It is a feature of this invention that the shape of the upper rail member is modified to transform from a conventional four sided cross-sectional configuration into a multiple-sided cross-sectional configuration that presents a predetermined sized surface against the mating lower frame rail to provide a tunable welding surface therebetween.
It is an advantage of this invention that the formation of the structural joint can be accomplished with structural members formed through different manufacturing processes.
It is another advantage of this invention that the formation of the structural joint is compatible with modular manufacturing processes.
It is another feature of this invention that the upper frame rail is formed into a multiple-sided configuration that presents a mating surface for connection to the lower frame rail member that has a fore-and-aft width dimension of between 20 and 40 millimeters.
It is still another advantage of this invention that the mating surface of the upper rail member configuration provides sufficient structural integrity to support the automobile while reducing shear strength sufficiently to permit a breakaway of the upper and lower rails during the imposition of crash loads.
It is yet another advantage of this invention that the cross sectional area of the mating surface of the upper frame rail and the horizontal to vertical line lengths of the welds can be used to tune the required safety performance of the structural joint.
It is still another advantage of this invention that conventional welding techniques can be utilized to connect the mating surface of the upper frame rail to the lower frame rail.
It is yet another advantage of this invention that the crash performance of the front horn section of the lower frame rail is unaffected by the formation of the structural joint using the principles of the instant invention.
It is still another feature of this invention that the size of the mating surface of the lower frame rail to be joined to the lower frame rail can be selected to tune the amount of crash energy that would follow the upper frame rail load path relative to the lower frame rail load path.
It is a further object of this invention to provide a structural joint between two primary frame members of an automotive vehicle to tune the management of crash energy through the frame components, which is durable in construction, inexpensive of manufacture, carefree of maintenance, facile in assemblage, and simple and effective in use.
These and other objects, features and advantages are accomplished according to the instant invention by providing a structural joint between the upper frame rail, which bends downwardly to define a generally vertically extending portion, and a generally fore-and-aft extending lower frame rail that can be tuned to manage the flow of crash energy during an impact situation. The upper frame rail is formed as a conventional four-sided tube, but is reformed at the intersection with the lower frame rail into a multiple-sided configuration that defines a mating surface for connection to the lower frame rail. The size of the mating surface has a fore-and-aft width dimension of between 20 and 40 millimeters and can be tuned to selectively control the management of crash forces encountered during an impact. The welded connection between the upper and lower frame rails forming this structural joint provides adequate stiffness and rigidity for the function of an automotive frame, yet presents a reduced shear strength in the fore-and-aft direction.
The advantages of this invention will become apparent upon consideration of the following detailed disclosure of the invention, especially when taken in conjunction with the accompanying drawings wherein:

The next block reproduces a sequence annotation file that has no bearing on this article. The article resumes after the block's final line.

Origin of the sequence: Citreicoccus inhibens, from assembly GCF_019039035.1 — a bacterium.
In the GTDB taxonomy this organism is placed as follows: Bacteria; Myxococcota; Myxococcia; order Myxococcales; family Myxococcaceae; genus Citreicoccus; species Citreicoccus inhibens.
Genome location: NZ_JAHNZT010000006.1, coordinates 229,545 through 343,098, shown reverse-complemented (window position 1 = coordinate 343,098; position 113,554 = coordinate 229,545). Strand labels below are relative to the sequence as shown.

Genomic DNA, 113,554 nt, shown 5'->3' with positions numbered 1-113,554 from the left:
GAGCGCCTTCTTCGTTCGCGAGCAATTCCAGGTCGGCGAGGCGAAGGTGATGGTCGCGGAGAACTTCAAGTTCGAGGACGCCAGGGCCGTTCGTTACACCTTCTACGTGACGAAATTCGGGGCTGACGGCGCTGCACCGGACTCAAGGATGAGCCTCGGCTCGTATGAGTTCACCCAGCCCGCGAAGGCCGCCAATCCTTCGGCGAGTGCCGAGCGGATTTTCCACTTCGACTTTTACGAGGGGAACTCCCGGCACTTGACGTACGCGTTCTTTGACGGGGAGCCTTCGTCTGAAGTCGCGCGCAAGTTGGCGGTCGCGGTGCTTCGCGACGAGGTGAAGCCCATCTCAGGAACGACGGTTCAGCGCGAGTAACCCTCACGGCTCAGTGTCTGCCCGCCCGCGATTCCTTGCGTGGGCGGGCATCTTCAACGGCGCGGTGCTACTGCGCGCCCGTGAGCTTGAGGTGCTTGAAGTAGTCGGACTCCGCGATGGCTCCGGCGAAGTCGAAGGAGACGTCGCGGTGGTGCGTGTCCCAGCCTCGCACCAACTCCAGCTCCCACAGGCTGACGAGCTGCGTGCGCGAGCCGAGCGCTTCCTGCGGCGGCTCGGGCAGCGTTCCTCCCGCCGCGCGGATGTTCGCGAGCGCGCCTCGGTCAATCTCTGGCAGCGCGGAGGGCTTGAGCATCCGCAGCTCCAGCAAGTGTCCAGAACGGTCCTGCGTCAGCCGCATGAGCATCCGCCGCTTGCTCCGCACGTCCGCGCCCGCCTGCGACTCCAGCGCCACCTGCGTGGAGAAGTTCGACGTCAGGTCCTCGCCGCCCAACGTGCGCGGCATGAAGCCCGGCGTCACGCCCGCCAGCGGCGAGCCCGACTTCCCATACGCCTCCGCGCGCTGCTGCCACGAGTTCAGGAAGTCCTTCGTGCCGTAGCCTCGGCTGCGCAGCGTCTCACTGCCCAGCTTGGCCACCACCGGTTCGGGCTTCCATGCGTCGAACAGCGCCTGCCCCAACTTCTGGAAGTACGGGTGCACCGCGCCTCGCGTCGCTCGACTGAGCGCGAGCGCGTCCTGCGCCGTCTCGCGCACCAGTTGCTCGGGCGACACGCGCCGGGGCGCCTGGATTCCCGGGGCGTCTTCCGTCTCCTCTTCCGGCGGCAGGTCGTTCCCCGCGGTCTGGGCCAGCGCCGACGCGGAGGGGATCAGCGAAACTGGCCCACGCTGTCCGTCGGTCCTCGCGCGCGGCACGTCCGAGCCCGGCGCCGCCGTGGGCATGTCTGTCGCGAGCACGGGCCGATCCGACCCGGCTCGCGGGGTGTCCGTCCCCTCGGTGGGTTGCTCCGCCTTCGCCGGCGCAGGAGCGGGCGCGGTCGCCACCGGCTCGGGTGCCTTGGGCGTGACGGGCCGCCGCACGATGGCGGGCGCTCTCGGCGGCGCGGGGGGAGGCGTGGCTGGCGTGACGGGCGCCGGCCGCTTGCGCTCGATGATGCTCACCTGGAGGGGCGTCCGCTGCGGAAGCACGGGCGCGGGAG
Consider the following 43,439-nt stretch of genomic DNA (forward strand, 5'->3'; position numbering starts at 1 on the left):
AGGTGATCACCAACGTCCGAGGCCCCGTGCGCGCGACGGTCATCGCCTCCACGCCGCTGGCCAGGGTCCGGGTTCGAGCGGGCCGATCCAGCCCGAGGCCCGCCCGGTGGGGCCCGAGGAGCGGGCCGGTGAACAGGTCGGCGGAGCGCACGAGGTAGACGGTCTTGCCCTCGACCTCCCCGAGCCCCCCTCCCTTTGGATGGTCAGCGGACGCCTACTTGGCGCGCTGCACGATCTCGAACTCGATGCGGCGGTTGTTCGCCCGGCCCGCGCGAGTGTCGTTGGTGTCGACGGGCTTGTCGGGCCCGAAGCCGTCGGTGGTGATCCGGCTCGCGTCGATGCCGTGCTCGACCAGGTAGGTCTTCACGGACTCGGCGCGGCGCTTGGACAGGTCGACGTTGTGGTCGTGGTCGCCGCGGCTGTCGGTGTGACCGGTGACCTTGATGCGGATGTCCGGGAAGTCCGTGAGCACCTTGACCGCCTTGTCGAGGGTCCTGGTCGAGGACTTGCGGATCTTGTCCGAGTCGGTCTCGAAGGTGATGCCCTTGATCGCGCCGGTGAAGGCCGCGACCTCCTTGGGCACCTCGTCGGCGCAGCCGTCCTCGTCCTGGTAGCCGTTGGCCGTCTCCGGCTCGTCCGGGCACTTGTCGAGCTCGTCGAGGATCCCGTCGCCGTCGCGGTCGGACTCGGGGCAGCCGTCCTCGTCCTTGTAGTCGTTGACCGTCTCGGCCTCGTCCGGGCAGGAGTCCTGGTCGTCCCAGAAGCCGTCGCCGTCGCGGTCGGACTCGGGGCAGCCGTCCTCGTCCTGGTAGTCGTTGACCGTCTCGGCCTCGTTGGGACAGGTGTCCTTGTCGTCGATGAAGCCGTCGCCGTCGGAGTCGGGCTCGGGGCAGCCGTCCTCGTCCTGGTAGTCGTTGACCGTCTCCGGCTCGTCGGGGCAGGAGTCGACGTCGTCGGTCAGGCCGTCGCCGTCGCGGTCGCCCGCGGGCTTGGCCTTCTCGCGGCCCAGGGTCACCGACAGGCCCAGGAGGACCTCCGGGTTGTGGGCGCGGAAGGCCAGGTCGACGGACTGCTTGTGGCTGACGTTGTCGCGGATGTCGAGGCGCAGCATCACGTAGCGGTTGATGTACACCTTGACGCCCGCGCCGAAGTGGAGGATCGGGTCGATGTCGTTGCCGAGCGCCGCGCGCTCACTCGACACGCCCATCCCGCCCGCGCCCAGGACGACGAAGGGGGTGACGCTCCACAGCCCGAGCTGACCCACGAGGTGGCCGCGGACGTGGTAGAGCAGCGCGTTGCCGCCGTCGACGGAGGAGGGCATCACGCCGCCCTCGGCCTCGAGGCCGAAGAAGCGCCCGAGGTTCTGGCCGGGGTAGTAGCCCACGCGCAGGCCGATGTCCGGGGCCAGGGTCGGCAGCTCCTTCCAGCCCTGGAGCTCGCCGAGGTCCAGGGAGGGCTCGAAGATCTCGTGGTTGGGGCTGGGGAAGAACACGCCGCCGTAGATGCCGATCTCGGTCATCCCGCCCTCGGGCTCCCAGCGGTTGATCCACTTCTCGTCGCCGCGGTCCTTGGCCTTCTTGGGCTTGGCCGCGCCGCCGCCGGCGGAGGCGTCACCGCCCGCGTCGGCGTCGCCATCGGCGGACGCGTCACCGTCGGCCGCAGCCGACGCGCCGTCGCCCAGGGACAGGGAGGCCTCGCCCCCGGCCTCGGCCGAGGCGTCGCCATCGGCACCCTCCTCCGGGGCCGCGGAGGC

The horn section 18 of the lower frame rail 22 is typically formed with “triggers” (not shown) to direct the collapse thereof during the loading of impact crash forces thereon. Thus, the horn sections 18 of the automotive frame 10 provide the first management of crash forces during an impact situation. After collapsing the horn sections 18, the impact forces encounter the structural joint 30 between the upper frame rail 12 and the lower frame rail 22. Conventional welding of the upper and lower frame rails 12, 22 would resist the impact crash forces and allow the crash energy to be directed rearwardly along both the upper and lower frame rail 12, 22 paths toward the passenger compartment of the vehicle.
The upper frame rail 12 is typically formed as a four-sided, generally rectangular tubular member, as is represented in
The mating surface 32 should have a fore-and-aft extending width dimension of between approximately 20 and 40 millimeters, with approximately a 25 millimeter width dimension being the preferred embodiment. This width dimension is indicated in
The shape of the vertically extending portion 15 of the upper frame rail 12 can be designed to allow for the connection of the radiator support member 19, such as through the fastener 19a depicted in
It will be understood that changes in the details, materials, steps and arrangements of parts which have been described and illustrated to explain the nature of the invention will occur to and may be made by those skilled in the art upon a reading of this disclosure within the principles and scope of the invention. The foregoing description illustrates the preferred embodiment of the invention; however, concepts, as based upon the description, may be employed in other embodiments without departing from the scope of the invention.
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|U.S. Classification||296/29, 296/203.02|
|Sep 26, 2006||AS||Assignment|
Owner name: FORD GLOBAL TECHNOLOGIES, LLC, MICHIGAN
Free format text: ASSIGNMENT OF ASSIGNORS INTEREST;ASSIGNOR:FORD MOTOR COMPANY;REEL/FRAME:018342/0126
Effective date: 20060925
Owner name: FORD MOTOR COMPANY, MICHIGAN
Free format text: ASSIGNMENT OF ASSIGNORS INTEREST;ASSIGNORS:AZZOUZ, MICHAEL;MOUCH, TIM;AZZOUZ, MUSA;AND OTHERS;REEL/FRAME:018346/0323
Effective date: 20060918
|Mar 23, 2012||FPAY||Fee payment|
Year of fee payment: 4
|Mar 25, 2016||FPAY||Fee payment|
Year of fee payment: 8